On 09/16/2015 11:37 AM, Ian Lance Taylor wrote:
> I think the resistance is straightforward. The syscall package is
> frozen. We only change it when we must. We must change it for
> operations that are required to occur between fork and exec. This
> operation is not required to occur between fork and exec. Therefore
> we should not implement it. (If we have made earlier changes that
> were not required to occur between fork and exec, then we received
> incorrect information and made a mistake.)
> The question here is: is providing a way to call setns between fork
> and exec so convenient that we should break the rules that we have
> already set?
Let me start out by saying that as a default stance, I highly favor the stability vote.
However, in this case? It really may be still worth considering.
Reading the current stdlib code around fork/exec races, I can palpably feel the head-in-hands frustration of the author. Imagine the same frustration someone would have trying to get filedescriptor closure right for a security project without that. Namespaces are now very much stuck there.
If it is somehow possible to write the desired namespaced process launch features as a library, sans self-execing or cgo, the "no, it's frozen" answer is much bolstered, since the answer to "freeze" situations is typically "make a library". While that's clearly fine for, say, better/different json... reading the current race comments in fork/exec code, it's not clear to me this is possible to do as a library, and others on this list suggesting callbacks from the sticky spot seem to be saying the same, so we have a rock and a hard place for sure. I hear the concern that blithely adding a callback now will stick us with supporting it in the future; following that thought a little further, are there ideas for (possibly far-)future changes that would indeed deprecate such a hack?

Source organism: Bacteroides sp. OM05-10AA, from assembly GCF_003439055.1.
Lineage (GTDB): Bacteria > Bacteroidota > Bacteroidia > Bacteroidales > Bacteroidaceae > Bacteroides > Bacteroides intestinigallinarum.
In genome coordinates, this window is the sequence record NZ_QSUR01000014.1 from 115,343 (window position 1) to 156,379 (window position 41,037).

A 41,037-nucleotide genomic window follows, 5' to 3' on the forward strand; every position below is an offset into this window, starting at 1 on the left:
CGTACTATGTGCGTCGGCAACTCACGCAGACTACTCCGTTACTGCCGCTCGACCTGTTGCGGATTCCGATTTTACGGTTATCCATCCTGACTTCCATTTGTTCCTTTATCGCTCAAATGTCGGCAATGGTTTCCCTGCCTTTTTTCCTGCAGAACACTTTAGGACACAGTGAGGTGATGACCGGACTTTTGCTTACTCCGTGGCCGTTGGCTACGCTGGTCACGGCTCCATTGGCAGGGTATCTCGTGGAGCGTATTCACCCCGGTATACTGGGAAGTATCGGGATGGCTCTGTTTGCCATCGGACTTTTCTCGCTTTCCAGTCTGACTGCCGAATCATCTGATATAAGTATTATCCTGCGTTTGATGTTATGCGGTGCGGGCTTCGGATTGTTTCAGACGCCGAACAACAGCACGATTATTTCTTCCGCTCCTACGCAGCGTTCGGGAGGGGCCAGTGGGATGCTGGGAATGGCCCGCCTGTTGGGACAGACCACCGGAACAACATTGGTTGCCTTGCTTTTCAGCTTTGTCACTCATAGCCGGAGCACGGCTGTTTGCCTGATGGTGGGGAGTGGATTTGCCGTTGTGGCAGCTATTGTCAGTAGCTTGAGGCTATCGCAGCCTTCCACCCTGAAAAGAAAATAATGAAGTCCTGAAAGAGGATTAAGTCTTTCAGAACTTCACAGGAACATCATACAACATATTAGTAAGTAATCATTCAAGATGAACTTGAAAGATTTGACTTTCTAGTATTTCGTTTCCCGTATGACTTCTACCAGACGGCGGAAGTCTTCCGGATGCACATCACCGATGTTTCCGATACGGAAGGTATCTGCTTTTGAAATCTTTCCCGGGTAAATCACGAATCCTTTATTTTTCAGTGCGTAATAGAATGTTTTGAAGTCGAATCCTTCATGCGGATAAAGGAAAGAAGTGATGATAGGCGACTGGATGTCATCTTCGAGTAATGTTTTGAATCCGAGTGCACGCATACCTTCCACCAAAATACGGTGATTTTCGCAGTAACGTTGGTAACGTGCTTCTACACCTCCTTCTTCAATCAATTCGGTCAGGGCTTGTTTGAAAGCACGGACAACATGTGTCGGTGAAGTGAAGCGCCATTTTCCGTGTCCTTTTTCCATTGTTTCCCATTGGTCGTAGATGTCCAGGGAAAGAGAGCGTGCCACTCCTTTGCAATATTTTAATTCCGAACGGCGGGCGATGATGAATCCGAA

(Trying to do this in cgo or self-execing reminds me of darker days when the letters were JNI instead of CGO, and as a personal anecdote, the joy of a language that decided to be better at speaking OS primitives *without* c wrappers is part of why golang has become dear to me.)